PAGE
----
I just thought how interesting it would be to create a time-lapse bird’s eye movie of a whole shift’s activity, the clockwise flow of patients around our space from coming to going and everything in between. You’d see a constant and calm orbit of arriving, checking in, heading around the corner to the bathrooms and into the treatment space, and out the other way back to the reception area. Inside that circle, you’d see the spoke tracing arrows of Ellen and I moving decisively between needle stands and patients. You’d see the subtle movements of the front desk person in the middle of it all, reaching out to every patient, the shifting light from sunbeams across surfaces and textures lovingly and skillfully prepared by Ellen’s artist husband who had to anticipate at least some of this celestial-like symphony.
Art need not hold the beholder away from its body. Religious experience doesn’t happen for me when being told how I’m supposed to feel gets in the way of connecting with mystery. We get to act with the kind of intelligence and love the Headlong Dance Theater showed me. We get to do something that allows this kind of holy space to move through. We get to know that we join all kinds of artists/medicine people doing this work today and all kinds of ancient traditions where opening and listening and moving to the stars with one another makes sense and mends the world.
Sunday, August 12, 2007
PCA's community room will provide a relaxing space for people to congregate, ask questions about acupuncture, learn about natural health, get info on affordable care in Philly, use or contribute to our library, and enjoy a cup of our delicious tea.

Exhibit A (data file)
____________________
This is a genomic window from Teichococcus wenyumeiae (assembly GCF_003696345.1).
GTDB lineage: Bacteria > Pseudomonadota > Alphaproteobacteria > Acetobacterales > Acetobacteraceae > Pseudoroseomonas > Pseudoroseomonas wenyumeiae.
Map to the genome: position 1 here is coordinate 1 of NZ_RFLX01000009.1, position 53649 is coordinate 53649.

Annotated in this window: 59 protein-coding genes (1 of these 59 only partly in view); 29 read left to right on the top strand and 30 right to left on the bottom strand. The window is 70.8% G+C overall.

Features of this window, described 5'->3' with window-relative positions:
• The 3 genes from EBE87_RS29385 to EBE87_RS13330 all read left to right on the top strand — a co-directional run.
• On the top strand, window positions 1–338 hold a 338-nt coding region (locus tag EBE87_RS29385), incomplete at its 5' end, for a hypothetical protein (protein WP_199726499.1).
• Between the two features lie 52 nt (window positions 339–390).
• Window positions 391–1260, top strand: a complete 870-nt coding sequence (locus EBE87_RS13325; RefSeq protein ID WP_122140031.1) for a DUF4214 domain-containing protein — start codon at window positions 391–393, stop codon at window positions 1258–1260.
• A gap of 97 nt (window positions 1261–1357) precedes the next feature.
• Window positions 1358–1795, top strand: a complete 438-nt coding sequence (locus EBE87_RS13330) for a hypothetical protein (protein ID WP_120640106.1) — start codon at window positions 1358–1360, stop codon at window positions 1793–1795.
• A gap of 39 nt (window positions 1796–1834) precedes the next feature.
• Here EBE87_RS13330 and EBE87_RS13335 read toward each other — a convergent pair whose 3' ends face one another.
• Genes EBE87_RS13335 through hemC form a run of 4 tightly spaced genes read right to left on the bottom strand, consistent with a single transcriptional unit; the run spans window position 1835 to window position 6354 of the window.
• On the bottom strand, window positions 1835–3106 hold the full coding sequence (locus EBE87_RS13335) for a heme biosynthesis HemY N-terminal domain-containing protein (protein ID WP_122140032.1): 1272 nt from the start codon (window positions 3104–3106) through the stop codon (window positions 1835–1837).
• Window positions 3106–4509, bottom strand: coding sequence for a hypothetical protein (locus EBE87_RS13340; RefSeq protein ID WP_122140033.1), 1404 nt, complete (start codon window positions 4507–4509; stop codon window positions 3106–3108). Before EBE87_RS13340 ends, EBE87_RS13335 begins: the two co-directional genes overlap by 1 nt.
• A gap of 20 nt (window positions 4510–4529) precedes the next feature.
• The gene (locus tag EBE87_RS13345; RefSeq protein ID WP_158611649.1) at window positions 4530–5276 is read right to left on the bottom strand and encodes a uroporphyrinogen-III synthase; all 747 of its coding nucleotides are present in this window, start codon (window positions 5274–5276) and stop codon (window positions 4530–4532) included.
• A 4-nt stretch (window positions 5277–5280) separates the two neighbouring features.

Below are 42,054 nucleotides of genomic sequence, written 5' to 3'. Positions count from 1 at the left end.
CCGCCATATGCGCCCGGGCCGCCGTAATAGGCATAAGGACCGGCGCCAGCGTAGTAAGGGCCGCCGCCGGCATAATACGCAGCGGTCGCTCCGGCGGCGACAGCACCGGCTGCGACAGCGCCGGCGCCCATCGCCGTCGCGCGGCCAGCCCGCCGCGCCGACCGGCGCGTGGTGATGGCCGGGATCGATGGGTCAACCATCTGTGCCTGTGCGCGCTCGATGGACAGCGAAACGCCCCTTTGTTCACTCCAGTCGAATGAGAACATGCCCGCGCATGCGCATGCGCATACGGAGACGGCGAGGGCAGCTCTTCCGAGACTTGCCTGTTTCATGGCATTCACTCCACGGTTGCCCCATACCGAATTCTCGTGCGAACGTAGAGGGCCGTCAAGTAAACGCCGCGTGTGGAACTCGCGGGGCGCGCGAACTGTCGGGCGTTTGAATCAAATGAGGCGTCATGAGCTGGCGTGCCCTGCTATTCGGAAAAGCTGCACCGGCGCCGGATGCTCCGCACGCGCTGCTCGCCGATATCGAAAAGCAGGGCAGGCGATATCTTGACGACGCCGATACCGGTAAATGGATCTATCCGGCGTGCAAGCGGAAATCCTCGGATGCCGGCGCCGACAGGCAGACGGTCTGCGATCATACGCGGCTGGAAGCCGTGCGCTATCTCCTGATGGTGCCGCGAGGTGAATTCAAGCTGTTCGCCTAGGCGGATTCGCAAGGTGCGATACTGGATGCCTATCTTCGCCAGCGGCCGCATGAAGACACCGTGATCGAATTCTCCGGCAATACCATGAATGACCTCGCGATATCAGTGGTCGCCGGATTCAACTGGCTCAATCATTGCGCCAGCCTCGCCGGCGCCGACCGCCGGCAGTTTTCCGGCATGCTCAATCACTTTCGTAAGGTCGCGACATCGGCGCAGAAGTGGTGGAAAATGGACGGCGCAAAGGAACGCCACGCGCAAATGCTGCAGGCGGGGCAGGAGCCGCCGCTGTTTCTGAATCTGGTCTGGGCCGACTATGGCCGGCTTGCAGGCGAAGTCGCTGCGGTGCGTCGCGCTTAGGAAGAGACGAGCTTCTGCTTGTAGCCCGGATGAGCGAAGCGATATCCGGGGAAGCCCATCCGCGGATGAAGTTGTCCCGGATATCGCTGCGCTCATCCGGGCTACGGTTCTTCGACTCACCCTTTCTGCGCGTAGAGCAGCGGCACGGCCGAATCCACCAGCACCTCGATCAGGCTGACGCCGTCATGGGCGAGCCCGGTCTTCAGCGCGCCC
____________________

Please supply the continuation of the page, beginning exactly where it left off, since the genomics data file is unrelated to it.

Taoist yin-yang theory holds that each body and interior self is a reflection of its environment. You can not take care of yourself without taking care of your community. Health care not only happens to you as a consumer but is something we all cultivate and maintain the more we're connected to one another acting powerfully towards goals of our own choosing. Bodies and minds work better and feel better when they have real security: liberation from fear and isolation.
While acupuncture brilliantly smooths the flow of information (qi) within the body, PCA also hopes to contribute to the strengthening of connections between the different elements in our community. So, we'll house classes, performance, other gatherings generated by the vast collective knowledge and inspiration of Cedar Park and West Philadelphia.
Along with information about affordable health resources, we will also keep contact info for organizations and individuals thinking about ecological and economic justice, international solidarity, art, spirit and play.
Monday, August 6, 2007
You can make an appointment online through our web site (http://www.phillyacupuncture.com/) using our nifty, convenient online scheduling system, or you can call for an appointment (215) 729-2995. You may get our voicemail system while we are still running around getting ready to open, but we will call you back pronto!
Our hours starting on the 13th will be Sundays 2pm-6pm, Mondays 3pm-7pm, Thursdays 3pm-7pm, and Fridays 10am-2pm.